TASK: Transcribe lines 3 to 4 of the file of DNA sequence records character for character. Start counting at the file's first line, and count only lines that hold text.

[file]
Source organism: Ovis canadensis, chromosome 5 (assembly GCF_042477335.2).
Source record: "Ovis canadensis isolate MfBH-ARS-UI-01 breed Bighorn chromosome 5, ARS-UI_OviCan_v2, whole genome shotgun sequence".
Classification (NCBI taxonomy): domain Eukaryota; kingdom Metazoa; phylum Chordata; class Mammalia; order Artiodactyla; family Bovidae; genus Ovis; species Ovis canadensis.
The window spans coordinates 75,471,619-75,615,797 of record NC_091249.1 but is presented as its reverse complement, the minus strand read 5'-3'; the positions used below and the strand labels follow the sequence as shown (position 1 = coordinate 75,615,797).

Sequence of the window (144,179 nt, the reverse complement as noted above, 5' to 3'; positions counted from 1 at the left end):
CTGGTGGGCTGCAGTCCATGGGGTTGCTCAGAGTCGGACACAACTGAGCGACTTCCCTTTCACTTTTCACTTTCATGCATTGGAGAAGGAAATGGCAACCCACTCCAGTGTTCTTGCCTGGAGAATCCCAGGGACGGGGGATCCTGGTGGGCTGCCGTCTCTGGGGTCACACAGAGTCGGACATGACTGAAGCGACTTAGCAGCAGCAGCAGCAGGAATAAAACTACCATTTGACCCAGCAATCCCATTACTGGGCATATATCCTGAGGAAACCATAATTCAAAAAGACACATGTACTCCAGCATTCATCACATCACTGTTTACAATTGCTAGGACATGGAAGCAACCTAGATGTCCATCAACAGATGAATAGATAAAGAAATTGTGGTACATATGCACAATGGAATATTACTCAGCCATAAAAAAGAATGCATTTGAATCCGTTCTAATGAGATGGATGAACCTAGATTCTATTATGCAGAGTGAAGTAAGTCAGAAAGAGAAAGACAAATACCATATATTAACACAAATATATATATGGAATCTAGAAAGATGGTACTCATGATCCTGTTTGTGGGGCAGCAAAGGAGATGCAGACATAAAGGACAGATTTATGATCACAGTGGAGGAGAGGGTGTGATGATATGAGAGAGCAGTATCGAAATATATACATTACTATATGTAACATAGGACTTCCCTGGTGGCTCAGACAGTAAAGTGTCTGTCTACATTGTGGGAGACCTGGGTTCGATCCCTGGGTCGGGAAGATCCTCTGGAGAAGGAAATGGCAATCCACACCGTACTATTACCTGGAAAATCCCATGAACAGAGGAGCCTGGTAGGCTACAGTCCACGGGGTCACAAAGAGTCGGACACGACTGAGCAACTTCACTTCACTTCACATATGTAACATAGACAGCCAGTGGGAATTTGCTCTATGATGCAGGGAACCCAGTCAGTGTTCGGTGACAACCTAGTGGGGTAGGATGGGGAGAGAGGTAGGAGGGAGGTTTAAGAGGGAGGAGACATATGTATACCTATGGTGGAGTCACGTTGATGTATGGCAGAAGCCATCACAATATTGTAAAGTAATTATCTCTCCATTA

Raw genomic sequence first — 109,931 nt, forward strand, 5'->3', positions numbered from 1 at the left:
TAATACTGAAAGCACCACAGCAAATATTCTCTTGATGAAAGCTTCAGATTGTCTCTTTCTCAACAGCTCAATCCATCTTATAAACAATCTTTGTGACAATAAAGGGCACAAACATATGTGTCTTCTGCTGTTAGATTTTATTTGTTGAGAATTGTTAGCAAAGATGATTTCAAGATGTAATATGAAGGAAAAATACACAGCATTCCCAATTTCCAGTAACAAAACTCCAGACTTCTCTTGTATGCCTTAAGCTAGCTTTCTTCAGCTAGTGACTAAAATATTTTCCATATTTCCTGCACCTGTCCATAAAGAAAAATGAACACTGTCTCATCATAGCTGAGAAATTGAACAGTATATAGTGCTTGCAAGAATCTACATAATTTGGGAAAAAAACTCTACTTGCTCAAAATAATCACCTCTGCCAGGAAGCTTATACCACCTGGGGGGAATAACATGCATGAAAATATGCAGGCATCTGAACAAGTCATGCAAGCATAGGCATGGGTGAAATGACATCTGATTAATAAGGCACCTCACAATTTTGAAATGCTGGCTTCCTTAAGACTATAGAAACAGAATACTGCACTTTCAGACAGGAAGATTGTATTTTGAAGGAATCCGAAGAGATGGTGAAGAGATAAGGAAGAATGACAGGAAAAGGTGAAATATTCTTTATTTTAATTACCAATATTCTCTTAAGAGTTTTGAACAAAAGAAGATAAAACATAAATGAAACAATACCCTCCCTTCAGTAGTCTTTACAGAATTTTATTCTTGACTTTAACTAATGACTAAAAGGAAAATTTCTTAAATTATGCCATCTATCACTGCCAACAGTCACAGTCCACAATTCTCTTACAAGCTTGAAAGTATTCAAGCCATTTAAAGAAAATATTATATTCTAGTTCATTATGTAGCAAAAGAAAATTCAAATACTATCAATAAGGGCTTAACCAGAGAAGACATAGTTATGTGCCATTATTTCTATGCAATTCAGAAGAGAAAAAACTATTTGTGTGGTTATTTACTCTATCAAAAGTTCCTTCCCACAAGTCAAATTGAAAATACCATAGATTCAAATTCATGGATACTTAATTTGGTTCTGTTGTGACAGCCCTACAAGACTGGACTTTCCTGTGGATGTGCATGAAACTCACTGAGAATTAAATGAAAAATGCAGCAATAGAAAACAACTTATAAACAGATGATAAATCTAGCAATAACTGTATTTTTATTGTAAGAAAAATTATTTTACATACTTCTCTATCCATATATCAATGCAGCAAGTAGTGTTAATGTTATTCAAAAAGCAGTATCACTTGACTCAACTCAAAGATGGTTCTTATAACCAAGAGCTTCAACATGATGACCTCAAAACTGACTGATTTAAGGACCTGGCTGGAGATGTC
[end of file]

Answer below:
Classification (NCBI taxonomy): domain Eukaryota; kingdom Metazoa; phylum Chordata; class Mammalia; order Artiodactyla; family Bovidae; genus Ovis; species Ovis canadensis.
The window spans coordinates 75,471,619-75,615,797 of record NC_091249.1 but is presented as its reverse complement, the minus strand read 5'-3'; the positions used below and the strand labels follow the sequence as shown (position 1 = coordinate 75,615,797).